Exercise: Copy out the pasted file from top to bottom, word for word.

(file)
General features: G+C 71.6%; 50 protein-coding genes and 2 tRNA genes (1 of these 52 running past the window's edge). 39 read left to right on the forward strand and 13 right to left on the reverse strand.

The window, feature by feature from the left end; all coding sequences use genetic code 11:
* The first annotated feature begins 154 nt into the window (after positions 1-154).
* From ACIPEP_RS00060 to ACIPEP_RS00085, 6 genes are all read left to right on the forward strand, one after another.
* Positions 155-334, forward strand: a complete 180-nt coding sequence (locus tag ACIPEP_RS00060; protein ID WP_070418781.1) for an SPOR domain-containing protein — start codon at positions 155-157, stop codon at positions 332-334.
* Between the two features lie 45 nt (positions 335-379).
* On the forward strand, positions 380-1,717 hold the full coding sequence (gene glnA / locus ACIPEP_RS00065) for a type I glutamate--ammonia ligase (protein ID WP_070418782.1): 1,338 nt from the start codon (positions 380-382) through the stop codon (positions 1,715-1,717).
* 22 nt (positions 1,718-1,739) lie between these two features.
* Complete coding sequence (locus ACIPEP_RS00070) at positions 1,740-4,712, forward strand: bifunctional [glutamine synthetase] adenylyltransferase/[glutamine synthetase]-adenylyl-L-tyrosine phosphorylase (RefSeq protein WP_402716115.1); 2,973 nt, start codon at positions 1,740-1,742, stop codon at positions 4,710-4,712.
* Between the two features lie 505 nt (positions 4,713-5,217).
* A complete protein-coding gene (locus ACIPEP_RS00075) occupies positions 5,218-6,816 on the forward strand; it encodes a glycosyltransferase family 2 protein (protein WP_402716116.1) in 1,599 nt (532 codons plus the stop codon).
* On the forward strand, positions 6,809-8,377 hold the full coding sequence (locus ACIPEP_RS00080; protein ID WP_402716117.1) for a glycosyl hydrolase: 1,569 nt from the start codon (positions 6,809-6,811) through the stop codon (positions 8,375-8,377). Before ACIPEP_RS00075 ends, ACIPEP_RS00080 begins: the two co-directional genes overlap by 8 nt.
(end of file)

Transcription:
General features: G+C 71.6%; 50 protein-coding genes and 2 tRNA genes (1 of these 52 running past the window's edge). 39 read left to right on the forward strand and 13 right to left on the reverse strand.

The window, feature by feature from the left end; all coding sequences use genetic code 11:
* The first annotated feature begins 154 nt into the window (after positions 1-154).
* From ACIPEP_RS00060 to ACIPEP_RS00085, 6 genes are all read left to right on the forward strand, one after another.
* Positions 155-334, forward strand: a complete 180-nt coding sequence (locus tag ACIPEP_RS00060; protein ID WP_070418781.1) for an SPOR domain-containing protein — start codon at positions 155-157, stop codon at positions 332-334.
* Between the two features lie 45 nt (positions 335-379).
* On the forward strand, positions 380-1,717 hold the full coding sequence (gene glnA / locus ACIPEP_RS00065) for a type I glutamate--ammonia ligase (protein ID WP_070418782.1): 1,338 nt from the start codon (positions 380-382) through the stop codon (positions 1,715-1,717).
* 22 nt (positions 1,718-1,739) lie between these two features.
* Complete coding sequence (locus ACIPEP_RS00070) at positions 1,740-4,712, forward strand: bifunctional [glutamine synthetase] adenylyltransferase/[glutamine synthetase]-adenylyl-L-tyrosine phosphorylase (RefSeq protein WP_402716115.1); 2,973 nt, start codon at positions 1,740-1,742, stop codon at positions 4,710-4,712.
* Between the two features lie 505 nt (positions 4,713-5,217).
* A complete protein-coding gene (locus ACIPEP_RS00075) occupies positions 5,218-6,816 on the forward strand; it encodes a glycosyltransferase family 2 protein (protein WP_402716116.1) in 1,599 nt (532 codons plus the stop codon).
* On the forward strand, positions 6,809-8,377 hold the full coding sequence (locus ACIPEP_RS00080; protein ID WP_402716117.1) for a glycosyl hydrolase: 1,569 nt from the start codon (positions 6,809-6,811) through the stop codon (positions 8,375-8,377). Before ACIPEP_RS00075 ends, ACIPEP_RS00080 begins: the two co-directional genes overlap by 8 nt.